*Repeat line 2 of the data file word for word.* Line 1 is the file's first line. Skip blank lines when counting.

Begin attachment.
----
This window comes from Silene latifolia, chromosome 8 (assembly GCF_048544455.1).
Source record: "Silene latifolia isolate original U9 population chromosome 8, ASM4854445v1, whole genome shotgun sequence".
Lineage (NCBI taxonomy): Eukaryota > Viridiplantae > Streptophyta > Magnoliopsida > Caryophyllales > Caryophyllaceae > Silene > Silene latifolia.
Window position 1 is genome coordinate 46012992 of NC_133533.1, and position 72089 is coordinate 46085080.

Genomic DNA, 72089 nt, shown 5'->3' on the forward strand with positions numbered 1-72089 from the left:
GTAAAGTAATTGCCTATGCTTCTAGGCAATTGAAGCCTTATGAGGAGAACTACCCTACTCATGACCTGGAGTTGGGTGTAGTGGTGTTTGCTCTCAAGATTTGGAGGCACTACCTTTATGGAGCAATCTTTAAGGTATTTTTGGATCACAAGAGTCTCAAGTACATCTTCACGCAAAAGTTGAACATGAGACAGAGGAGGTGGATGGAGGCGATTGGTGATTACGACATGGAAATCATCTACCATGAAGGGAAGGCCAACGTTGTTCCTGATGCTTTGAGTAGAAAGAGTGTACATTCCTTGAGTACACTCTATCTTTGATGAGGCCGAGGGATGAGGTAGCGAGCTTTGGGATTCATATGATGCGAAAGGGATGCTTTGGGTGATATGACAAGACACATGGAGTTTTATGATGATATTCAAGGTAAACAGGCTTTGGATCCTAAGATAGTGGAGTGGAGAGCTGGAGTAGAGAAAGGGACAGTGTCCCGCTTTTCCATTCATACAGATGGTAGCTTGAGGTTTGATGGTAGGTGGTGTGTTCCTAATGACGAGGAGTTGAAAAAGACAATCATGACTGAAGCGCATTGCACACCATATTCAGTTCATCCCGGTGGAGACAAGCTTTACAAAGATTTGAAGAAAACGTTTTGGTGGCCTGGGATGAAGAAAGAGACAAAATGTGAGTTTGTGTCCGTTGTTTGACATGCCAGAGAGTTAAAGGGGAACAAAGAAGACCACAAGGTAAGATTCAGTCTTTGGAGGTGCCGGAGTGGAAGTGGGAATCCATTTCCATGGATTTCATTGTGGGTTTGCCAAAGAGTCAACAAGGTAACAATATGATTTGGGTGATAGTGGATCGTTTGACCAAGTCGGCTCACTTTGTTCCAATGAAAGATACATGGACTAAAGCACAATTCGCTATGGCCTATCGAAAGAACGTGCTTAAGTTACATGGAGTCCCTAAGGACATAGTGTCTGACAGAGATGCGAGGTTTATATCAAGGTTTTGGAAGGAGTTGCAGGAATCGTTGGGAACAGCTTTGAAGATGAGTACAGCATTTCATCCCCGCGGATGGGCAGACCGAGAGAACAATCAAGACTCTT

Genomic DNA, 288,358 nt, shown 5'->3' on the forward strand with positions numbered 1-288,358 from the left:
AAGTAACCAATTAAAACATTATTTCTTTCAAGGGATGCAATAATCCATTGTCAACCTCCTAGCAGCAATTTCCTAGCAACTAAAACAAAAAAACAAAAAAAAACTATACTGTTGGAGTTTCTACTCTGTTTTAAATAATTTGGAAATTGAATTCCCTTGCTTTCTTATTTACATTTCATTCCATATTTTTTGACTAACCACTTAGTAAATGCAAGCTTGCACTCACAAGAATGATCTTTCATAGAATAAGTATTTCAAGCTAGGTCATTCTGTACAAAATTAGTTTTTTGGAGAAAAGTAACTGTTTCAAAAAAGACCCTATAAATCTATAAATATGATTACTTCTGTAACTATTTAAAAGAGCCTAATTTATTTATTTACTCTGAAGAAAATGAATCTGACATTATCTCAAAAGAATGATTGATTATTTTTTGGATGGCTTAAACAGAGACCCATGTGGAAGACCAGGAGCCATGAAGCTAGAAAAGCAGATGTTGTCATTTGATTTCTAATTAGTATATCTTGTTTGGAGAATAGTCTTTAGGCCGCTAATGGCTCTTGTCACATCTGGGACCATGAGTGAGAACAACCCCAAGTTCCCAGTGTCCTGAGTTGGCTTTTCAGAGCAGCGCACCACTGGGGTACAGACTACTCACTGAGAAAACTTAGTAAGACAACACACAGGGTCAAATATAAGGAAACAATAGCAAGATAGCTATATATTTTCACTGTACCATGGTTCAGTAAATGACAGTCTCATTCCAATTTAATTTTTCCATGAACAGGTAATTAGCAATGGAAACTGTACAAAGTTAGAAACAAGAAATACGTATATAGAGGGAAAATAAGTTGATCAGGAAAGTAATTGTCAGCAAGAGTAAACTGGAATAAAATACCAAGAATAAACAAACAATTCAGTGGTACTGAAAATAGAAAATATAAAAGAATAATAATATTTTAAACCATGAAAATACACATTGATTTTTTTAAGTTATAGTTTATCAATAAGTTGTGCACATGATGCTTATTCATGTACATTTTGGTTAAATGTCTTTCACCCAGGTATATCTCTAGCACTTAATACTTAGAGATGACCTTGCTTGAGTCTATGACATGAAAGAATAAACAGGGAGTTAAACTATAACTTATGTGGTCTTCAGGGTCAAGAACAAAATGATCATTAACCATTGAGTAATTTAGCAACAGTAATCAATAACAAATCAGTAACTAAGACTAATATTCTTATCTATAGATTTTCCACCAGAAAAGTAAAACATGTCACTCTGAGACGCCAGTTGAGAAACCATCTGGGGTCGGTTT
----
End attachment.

Source record: "Silene latifolia isolate original U9 population chromosome 8, ASM4854445v1, whole genome shotgun sequence".